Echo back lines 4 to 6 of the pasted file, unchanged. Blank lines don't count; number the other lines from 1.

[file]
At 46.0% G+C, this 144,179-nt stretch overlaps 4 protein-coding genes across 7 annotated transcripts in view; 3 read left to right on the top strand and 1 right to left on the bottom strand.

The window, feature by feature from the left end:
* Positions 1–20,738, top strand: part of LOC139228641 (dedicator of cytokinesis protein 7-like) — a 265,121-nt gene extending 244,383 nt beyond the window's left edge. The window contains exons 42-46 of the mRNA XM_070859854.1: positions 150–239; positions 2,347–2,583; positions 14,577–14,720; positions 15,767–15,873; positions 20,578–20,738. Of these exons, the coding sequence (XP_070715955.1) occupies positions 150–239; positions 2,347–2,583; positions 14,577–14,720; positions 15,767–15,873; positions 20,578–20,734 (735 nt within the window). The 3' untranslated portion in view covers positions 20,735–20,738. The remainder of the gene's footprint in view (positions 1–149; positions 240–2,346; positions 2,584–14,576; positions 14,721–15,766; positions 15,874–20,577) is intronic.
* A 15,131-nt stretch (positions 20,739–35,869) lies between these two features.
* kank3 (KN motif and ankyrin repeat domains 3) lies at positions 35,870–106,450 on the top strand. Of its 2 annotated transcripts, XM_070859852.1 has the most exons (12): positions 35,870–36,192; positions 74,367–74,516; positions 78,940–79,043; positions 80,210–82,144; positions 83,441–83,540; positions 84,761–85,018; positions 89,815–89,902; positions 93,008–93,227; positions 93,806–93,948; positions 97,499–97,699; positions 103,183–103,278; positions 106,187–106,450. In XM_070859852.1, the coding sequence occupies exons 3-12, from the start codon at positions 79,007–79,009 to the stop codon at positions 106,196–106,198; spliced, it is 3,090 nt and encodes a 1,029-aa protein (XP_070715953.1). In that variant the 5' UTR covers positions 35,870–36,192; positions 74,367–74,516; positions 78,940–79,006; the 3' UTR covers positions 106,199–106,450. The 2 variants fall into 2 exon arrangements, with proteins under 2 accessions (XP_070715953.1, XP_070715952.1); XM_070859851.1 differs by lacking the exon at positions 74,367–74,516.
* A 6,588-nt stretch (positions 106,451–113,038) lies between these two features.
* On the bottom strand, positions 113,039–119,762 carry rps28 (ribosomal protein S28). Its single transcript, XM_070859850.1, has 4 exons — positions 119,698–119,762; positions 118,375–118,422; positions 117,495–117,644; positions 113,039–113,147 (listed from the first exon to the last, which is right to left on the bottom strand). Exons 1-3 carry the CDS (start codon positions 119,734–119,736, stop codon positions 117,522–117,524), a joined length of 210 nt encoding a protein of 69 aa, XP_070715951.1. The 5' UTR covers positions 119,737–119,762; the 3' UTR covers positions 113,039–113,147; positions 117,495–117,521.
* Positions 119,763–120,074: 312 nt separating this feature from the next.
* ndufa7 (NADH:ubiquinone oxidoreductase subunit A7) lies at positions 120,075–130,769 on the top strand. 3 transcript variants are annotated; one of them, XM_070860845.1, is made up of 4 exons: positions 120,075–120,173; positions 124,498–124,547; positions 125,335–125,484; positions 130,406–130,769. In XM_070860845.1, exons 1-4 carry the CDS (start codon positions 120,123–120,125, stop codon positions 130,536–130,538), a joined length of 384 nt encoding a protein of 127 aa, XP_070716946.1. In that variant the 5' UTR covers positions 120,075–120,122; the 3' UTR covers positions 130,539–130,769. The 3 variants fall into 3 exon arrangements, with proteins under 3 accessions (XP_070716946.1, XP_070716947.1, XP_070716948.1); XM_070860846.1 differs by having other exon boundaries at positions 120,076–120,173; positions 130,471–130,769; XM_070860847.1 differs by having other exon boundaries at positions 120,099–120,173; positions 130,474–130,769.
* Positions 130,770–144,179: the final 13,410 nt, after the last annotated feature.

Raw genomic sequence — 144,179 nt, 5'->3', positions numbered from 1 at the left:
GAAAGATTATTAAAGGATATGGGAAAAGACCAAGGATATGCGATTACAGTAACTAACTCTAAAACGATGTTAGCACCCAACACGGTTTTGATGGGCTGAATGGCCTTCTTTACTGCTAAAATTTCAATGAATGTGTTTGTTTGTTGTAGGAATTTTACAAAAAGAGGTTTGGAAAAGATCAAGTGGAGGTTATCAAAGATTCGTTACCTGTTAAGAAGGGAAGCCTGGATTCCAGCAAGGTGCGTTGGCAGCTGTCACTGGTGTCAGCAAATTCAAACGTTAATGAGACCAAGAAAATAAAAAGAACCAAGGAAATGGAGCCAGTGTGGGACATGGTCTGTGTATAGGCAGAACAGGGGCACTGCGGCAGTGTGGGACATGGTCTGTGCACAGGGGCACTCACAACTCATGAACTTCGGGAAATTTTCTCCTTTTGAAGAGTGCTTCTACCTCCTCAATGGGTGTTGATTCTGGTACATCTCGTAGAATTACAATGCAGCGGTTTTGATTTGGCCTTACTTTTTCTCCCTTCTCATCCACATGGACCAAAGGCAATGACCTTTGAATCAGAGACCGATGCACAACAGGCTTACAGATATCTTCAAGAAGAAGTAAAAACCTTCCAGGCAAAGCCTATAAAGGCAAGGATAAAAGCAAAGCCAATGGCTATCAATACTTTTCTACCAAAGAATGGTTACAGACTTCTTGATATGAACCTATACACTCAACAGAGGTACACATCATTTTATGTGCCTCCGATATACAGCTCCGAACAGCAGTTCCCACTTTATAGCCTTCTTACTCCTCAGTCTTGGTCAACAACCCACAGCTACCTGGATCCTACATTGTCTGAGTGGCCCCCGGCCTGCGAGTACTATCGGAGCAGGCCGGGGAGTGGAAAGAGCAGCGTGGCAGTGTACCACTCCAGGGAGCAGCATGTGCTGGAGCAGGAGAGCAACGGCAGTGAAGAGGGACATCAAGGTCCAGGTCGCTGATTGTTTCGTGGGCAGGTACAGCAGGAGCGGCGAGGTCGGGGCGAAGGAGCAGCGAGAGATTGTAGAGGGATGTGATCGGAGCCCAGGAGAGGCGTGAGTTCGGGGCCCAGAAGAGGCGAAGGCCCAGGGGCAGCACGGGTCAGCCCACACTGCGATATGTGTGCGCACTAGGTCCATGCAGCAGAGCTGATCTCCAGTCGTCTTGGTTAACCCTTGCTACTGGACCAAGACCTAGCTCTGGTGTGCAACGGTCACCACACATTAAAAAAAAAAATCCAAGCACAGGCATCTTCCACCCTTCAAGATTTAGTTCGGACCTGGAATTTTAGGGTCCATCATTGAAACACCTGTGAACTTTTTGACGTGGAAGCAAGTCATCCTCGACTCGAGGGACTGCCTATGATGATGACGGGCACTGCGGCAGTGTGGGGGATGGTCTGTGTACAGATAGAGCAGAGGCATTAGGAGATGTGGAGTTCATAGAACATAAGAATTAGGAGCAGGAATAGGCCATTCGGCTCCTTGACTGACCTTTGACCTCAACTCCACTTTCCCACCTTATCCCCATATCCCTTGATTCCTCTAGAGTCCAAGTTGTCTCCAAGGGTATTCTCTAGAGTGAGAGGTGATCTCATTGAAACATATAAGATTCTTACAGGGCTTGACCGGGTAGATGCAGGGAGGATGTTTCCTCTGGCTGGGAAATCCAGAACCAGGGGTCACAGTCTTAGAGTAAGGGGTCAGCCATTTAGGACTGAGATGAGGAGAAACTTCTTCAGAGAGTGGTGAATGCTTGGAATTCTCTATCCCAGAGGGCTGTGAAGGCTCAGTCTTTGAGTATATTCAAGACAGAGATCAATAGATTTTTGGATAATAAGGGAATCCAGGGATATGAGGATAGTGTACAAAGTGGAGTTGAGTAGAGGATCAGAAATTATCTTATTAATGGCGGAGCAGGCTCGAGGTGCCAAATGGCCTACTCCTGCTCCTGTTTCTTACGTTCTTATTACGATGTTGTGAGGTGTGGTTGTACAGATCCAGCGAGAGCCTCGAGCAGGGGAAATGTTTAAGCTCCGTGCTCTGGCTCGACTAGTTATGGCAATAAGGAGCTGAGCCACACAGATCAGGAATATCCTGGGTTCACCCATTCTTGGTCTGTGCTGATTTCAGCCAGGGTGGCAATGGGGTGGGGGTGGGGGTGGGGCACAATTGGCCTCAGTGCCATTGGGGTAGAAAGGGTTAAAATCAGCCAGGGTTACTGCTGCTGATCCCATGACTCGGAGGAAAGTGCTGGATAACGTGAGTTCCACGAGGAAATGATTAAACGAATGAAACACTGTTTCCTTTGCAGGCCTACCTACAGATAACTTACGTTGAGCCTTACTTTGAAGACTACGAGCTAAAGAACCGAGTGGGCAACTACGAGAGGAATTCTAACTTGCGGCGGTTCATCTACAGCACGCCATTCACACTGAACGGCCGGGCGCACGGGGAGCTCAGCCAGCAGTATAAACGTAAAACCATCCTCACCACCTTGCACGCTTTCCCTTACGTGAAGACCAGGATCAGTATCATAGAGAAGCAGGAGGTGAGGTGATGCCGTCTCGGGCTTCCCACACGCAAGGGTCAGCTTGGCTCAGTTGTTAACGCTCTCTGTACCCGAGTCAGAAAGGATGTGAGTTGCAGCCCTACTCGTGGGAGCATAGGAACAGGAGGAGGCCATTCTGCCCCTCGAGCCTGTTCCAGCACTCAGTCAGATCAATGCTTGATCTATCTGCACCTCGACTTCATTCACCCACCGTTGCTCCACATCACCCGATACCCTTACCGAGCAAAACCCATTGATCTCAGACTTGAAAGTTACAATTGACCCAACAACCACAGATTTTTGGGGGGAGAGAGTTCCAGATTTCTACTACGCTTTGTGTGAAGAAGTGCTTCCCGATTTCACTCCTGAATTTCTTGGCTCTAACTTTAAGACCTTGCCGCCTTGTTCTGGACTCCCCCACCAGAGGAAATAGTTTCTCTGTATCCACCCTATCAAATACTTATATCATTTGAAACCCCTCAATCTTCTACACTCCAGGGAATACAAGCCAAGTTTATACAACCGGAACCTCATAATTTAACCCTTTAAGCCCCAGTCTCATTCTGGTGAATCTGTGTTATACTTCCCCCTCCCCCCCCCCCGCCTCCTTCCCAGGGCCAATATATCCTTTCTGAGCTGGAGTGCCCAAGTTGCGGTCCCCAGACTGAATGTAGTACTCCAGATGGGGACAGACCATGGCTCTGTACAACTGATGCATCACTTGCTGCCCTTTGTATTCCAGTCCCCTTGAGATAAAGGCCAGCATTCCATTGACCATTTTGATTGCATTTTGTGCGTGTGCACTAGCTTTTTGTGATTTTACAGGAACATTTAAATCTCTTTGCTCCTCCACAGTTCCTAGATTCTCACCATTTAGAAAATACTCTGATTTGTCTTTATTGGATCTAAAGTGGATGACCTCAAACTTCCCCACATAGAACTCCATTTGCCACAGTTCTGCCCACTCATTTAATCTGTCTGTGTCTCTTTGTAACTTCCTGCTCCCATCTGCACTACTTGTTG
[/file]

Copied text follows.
* A 15,131-nt stretch (positions 20,739–35,869) lies between these two features.
* kank3 (KN motif and ankyrin repeat domains 3) lies at positions 35,870–106,450 on the top strand. Of its 2 annotated transcripts, XM_070859852.1 has the most exons (12): positions 35,870–36,192; positions 74,367–74,516; positions 78,940–79,043; positions 80,210–82,144; positions 83,441–83,540; positions 84,761–85,018; positions 89,815–89,902; positions 93,008–93,227; positions 93,806–93,948; positions 97,499–97,699; positions 103,183–103,278; positions 106,187–106,450. In XM_070859852.1, the coding sequence occupies exons 3-12, from the start codon at positions 79,007–79,009 to the stop codon at positions 106,196–106,198; spliced, it is 3,090 nt and encodes a 1,029-aa protein (XP_070715953.1). In that variant the 5' UTR covers positions 35,870–36,192; positions 74,367–74,516; positions 78,940–79,006; the 3' UTR covers positions 106,199–106,450. The 2 variants fall into 2 exon arrangements, with proteins under 2 accessions (XP_070715953.1, XP_070715952.1); XM_070859851.1 differs by lacking the exon at positions 74,367–74,516.
* A 6,588-nt stretch (positions 106,451–113,038) lies between these two features.